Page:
Device free time is as important as work-life balance

 

Post industrialization and advent of capitalism, the intensity, type and consequently approach to work changed drastically. A growing dichotomy was observed in what one did to earn money and what one did for happiness. This development gave growth to the concept of a work-life balance to define proper prioritization between one’s work and one’s lifestyle in order to have a balanced and happy life.

While work-life balance has received a lot of attention and it is something that everyone aspires to, in reality it is very difficult to achieve. It can be nearly impossible to realise it without major backing at one’s place of work.

One of the factors that has always impacted this balance is technology. And lately one finds that technology is once again threatening to overpower this already fragile concept. With the advent of laptops and smartphones, we are in a ‘always-on’ mode.

Easy access to email, apps that allow us to do our work on the phone, growing acceptance of virtual meetings and workplace – all of this has added a whole lot of flexibility. But at the same time it has also made the separation of office and work difficult. Work and the constant pressure to deliver almost always follows us back home.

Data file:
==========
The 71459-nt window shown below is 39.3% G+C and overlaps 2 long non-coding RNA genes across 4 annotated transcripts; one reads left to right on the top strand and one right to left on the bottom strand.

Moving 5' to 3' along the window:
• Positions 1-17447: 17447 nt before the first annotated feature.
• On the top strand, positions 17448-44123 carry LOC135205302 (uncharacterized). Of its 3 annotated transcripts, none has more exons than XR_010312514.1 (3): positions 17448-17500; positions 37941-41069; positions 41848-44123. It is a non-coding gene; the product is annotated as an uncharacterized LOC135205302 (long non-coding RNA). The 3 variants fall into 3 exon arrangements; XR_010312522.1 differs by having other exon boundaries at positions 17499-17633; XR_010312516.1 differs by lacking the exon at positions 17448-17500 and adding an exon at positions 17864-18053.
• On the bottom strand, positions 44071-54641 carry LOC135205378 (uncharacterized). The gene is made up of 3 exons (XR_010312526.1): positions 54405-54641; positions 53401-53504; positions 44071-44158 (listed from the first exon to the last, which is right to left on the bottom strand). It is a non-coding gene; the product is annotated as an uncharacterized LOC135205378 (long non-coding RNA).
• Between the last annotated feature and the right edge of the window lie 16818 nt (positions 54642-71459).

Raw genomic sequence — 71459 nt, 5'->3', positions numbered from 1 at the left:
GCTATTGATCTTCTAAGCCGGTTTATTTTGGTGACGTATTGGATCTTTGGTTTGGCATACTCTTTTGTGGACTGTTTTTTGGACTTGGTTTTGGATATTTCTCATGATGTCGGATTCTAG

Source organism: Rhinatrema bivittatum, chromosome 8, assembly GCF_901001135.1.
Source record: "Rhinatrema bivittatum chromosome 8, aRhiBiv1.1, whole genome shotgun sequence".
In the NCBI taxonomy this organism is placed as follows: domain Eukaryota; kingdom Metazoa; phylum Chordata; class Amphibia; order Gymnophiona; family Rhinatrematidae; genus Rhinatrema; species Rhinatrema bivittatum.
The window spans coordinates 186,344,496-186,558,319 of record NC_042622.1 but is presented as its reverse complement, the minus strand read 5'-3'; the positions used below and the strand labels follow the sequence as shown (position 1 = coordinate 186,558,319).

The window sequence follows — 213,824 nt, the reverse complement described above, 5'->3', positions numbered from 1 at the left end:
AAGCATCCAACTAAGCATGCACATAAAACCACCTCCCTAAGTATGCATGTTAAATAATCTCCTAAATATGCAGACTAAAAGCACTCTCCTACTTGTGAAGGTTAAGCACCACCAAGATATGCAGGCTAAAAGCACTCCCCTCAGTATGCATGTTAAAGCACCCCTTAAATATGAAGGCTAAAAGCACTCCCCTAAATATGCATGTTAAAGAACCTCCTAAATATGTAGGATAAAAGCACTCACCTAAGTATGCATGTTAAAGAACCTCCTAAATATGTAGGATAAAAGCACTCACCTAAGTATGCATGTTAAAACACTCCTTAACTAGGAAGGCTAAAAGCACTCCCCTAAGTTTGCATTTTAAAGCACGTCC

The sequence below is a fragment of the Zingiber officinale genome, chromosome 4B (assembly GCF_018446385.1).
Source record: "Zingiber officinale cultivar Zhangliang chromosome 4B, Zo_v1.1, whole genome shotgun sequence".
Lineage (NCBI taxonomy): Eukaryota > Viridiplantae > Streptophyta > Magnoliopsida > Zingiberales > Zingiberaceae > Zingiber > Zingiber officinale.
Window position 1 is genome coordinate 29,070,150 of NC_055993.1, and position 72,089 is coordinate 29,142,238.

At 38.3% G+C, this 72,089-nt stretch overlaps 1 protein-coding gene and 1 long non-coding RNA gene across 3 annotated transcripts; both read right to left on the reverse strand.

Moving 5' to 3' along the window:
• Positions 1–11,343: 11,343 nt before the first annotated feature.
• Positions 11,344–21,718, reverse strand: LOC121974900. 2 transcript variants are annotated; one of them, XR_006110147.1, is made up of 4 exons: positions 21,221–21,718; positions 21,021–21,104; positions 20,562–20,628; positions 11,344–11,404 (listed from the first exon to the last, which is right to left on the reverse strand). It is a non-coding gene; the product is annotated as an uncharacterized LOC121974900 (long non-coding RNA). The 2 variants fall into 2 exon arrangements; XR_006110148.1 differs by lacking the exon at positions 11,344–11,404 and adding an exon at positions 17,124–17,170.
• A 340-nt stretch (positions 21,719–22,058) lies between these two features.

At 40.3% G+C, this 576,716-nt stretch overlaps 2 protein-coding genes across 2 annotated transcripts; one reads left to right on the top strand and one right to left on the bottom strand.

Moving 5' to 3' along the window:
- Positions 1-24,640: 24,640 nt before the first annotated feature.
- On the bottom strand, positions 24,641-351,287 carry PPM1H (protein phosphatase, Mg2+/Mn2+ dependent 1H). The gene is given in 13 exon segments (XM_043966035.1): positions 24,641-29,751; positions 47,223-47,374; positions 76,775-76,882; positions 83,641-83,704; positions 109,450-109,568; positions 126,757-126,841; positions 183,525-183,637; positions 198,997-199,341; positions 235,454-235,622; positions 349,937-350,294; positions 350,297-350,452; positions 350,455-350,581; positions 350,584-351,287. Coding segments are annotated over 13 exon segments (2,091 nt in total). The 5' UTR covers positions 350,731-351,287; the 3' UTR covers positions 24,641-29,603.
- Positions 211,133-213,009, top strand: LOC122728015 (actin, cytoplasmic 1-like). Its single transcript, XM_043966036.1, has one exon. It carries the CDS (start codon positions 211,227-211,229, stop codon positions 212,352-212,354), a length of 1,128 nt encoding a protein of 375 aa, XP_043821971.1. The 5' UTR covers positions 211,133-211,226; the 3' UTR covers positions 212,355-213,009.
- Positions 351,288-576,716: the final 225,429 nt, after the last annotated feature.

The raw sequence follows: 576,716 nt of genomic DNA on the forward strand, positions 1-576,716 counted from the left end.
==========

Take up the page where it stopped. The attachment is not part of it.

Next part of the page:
How many times do you find yourself reading your work emails before you are lying in bed? Or checking in with the office from the beach or nature park while on vacation?

The other part of the story is our almost pathological need to stay constantly updated with social media – twitter, facebook, snapchat, whatsapp. As many options and as many desires. This has impacted the quality of social relationships not just at the community level but within families as well. How many memes are there of families at the dinner table, or friends sitting together with everyone’s head stuck to their phone? We keep searching for virtual connections at the cost of our real relationships.

Devices have taken over our lives. We cannot bear to be separated from them for more than a few minutes, whether we need them or not. We work with them, eat with them, sleep with them, even go to the bathroom with them. They have become an extension of our very selves. And this augmented life is doing more harm than good.

Anxiety attacks when not able to find a phone are a real thing. And one can only imagine what it portends for our mental state in the future.  

So don’t wait. Put down that phone. And go have a real conversation with your coworker or friend or family member or maybe even that stranger walking past you. In the name of sanity, why not?

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